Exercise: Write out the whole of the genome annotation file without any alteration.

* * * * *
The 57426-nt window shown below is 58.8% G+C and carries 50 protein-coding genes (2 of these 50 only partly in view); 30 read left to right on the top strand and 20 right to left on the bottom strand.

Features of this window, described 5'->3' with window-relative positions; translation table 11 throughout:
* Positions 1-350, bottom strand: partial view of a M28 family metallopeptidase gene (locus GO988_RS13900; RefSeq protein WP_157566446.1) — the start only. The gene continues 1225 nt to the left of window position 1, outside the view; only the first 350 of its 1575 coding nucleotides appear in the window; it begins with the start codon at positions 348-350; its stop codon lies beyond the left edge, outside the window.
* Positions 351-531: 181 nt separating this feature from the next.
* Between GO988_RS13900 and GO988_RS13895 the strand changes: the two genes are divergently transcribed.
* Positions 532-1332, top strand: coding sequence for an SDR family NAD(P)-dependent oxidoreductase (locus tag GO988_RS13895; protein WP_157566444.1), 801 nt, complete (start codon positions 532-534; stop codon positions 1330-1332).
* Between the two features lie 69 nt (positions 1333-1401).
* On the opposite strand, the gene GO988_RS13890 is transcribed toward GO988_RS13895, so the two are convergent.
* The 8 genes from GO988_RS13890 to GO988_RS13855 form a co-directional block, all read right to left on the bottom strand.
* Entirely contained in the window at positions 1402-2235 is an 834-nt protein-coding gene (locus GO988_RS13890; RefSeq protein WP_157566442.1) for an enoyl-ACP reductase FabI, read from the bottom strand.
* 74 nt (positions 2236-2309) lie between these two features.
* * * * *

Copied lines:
The 57426-nt window shown below is 58.8% G+C and carries 50 protein-coding genes (2 of these 50 only partly in view); 30 read left to right on the top strand and 20 right to left on the bottom strand.

Features of this window, described 5'->3' with window-relative positions; translation table 11 throughout:
* Positions 1-350, bottom strand: partial view of a M28 family metallopeptidase gene (locus GO988_RS13900; RefSeq protein WP_157566446.1) — the start only. The gene continues 1225 nt to the left of window position 1, outside the view; only the first 350 of its 1575 coding nucleotides appear in the window; it begins with the start codon at positions 348-350; its stop codon lies beyond the left edge, outside the window.
* Positions 351-531: 181 nt separating this feature from the next.
* Between GO988_RS13900 and GO988_RS13895 the strand changes: the two genes are divergently transcribed.
* Positions 532-1332, top strand: coding sequence for an SDR family NAD(P)-dependent oxidoreductase (locus tag GO988_RS13895; protein WP_157566444.1), 801 nt, complete (start codon positions 532-534; stop codon positions 1330-1332).
* Between the two features lie 69 nt (positions 1333-1401).
* On the opposite strand, the gene GO988_RS13890 is transcribed toward GO988_RS13895, so the two are convergent.
* The 8 genes from GO988_RS13890 to GO988_RS13855 form a co-directional block, all read right to left on the bottom strand.
* Entirely contained in the window at positions 1402-2235 is an 834-nt protein-coding gene (locus GO988_RS13890; RefSeq protein WP_157566442.1) for an enoyl-ACP reductase FabI, read from the bottom strand.
* 74 nt (positions 2236-2309) lie between these two features.